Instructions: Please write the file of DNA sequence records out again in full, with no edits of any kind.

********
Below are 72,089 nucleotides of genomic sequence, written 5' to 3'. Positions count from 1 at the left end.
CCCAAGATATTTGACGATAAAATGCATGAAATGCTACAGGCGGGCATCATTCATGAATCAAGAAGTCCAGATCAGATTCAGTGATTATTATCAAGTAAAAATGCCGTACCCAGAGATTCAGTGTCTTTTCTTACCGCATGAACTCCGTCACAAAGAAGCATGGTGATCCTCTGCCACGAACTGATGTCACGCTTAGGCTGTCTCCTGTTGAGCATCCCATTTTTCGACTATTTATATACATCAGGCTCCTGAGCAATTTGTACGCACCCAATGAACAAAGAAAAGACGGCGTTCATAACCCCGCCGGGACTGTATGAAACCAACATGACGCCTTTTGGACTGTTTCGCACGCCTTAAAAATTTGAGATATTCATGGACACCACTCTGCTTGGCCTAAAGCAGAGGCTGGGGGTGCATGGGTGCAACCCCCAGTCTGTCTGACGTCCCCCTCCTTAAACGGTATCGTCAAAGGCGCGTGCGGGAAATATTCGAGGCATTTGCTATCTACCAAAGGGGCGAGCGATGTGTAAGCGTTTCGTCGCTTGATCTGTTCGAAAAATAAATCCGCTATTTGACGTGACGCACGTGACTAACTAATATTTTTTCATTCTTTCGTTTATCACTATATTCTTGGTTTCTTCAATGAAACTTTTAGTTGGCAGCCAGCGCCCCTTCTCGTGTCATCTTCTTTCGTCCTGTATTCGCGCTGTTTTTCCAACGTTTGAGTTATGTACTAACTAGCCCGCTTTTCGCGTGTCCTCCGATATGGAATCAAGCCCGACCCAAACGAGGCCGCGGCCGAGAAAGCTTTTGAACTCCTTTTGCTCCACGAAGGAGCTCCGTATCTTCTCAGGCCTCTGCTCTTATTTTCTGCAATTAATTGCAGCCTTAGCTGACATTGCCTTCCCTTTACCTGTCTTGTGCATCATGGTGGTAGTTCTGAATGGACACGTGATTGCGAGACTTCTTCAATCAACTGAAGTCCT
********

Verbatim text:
Below are 72,089 nucleotides of genomic sequence, written 5' to 3'. Positions count from 1 at the left end.
CCCAAGATATTTGACGATAAAATGCATGAAATGCTACAGGCGGGCATCATTCATGAATCAAGAAGTCCAGATCAGATTCAGTGATTATTATCAAGTAAAAATGCCGTACCCAGAGATTCAGTGTCTTTTCTTACCGCATGAACTCCGTCACAAAGAAGCATGGTGATCCTCTGCCACGAACTGATGTCACGCTTAGGCTGTCTCCTGTTGAGCATCCCATTTTTCGACTATTTATATACATCAGGCTCCTGAGCAATTTGTACGCACCCAATGAACAAAGAAAAGACGGCGTTCATAACCCCGCCGGGACTGTATGAAACCAACATGACGCCTTTTGGACTGTTTCGCACGCCTTAAAAATTTGAGATATTCATGGACACCACTCTGCTTGGCCTAAAGCAGAGGCTGGGGGTGCATGGGTGCAACCCCCAGTCTGTCTGACGTCCCCCTCCTTAAACGGTATCGTCAAAGGCGCGTGCGGGAAATATTCGAGGCATTTGCTATCTACCAAAGGGGCGAGCGATGTGTAAGCGTTTCGTCGCTTGATCTGTTCGAAAAATAAATCCGCTATTTGACGTGACGCACGTGACTAACTAATATTTTTTCATTCTTTCGTTTATCACTATATTCTTGGTTTCTTCAATGAAACTTTTAGTTGGCAGCCAGCGCCCCTTCTCGTGTCATCTTCTTTCGTCCTGTATTCGCGCTGTTTTTCCAACGTTTGAGTTATGTACTAACTAGCCCGCTTTTCGCGTGTCCTCCGATATGGAATCAAGCCCGACCCAAACGAGGCCGCGGCCGAGAAAGCTTTTGAACTCCTTTTGCTCCACGAAGGAGCTCCGTATCTTCTCAGGCCTCTGCTCTTATTTTCTGCAATTAATTGCAGCCTTAGCTGACATTGCCTTCCCTTTACCTGTCTTGTGCATCATGGTGGTAGTTCTGAATGGACACGTGATTGCGAGACTTCTTCAATCAACTGAAGTCCT